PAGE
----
As an antitrust investigation led by state attorneys general expands from advertising to take a closer look at Google’s search practices, which we told you about on Thursday, the results of a newspaper investigation published on Friday may add even more fuel to that fire. Specifically, it’s a report that probes all the ways the search giant manipulates the results that you see — in ways that contradict Google’s insistence that it doesn’t tip the scales — and takes a closer look at blacklists and ways that Google favors big businesses over small ones in search results, among other tweaks the company’s engineers make behind the scenes.
The investigation was published by The Wall Street Journal and based on more than 100 interviews, as well as what the Journal said was its own testing of Google Search. The findings are likely to provide more ammunition for critics such as those on the right who believe the company lets left-leaning political bias influence its search results, as well as small businesses that don’t rank as highly as companies like eBay and Amazon.
Among the findings, even though Google says in a company blog post that “We do not use human curation to collect or arrange the results on a page,” the Journal implies the company does exactly that. Often in response to pressure from governments worldwide, businesses, or a variety of interest groups.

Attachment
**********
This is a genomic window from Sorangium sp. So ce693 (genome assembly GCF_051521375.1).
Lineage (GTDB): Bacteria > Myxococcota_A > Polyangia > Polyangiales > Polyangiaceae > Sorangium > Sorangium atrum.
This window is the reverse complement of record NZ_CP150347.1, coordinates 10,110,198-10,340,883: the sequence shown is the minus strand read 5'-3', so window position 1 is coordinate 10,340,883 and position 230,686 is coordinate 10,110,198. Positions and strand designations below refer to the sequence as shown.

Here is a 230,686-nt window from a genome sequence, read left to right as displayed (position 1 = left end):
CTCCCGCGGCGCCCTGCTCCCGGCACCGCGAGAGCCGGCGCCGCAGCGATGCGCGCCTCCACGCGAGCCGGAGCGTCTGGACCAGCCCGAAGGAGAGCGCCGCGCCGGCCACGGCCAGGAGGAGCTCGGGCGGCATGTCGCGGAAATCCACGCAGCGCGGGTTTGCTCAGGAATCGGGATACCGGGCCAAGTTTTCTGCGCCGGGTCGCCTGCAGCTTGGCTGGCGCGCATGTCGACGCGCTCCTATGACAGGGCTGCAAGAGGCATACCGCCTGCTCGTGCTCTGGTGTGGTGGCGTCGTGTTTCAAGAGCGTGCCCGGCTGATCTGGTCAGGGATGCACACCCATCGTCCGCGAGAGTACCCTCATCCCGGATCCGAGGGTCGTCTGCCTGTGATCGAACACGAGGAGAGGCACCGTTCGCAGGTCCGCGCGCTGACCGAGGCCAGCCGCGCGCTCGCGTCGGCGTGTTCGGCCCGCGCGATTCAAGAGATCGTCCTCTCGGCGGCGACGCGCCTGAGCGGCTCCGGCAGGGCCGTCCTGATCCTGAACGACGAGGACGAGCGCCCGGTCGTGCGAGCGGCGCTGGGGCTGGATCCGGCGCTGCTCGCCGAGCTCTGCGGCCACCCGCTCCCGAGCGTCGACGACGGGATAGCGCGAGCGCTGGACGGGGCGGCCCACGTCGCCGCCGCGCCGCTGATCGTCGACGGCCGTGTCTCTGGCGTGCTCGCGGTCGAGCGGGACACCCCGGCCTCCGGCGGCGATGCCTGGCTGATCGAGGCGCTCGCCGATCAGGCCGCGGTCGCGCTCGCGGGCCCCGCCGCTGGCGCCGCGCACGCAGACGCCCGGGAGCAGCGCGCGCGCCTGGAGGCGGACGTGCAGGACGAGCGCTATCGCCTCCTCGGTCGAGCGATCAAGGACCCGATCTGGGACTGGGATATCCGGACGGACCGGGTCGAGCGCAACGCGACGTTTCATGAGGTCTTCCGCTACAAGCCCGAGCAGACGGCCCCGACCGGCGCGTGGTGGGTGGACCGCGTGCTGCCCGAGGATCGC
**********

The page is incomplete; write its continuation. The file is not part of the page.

According to the Journal’s sources, Google has also manipulated its search algorithms to favor big businesses — and that in at least one instance, did so to favor eBay, a major Google advertiser.
Among other findings of the investigation:
- Autocomplete search results have sometimes “sanitized” sensitive subjects in a way not seen on competing search engines.
- Google engineers also sometimes make changes to search-related information that gets fed into places like Google knowledge panels where those engineers aren’t as limited by company policies about what they can change.
- In the early 2000s, Google co-founders Larry Page and Sergey Brin reportedly clashed over how to handle spam and hate-fueled content. Page wanted the company to actively police it, while Brin wanted it left alone. Brin, the son of Jewish parents, also at one point decided to allow anti-Semitic sites to rank in search results, while Page at one point told a Google executive that Brin was going to “ruin” the company with his approach.
Google released a statement about the Journal article that reads, in part: “This article contains a number of old, incomplete anecdotes, many of which not only predated our current processes and policies but also give a very inaccurate impression of how we approach building and improving Search. We take a responsible and principled approach to making changes, including a rigorous evaluation process before launching any change — something we started implementing more than a decade ago.”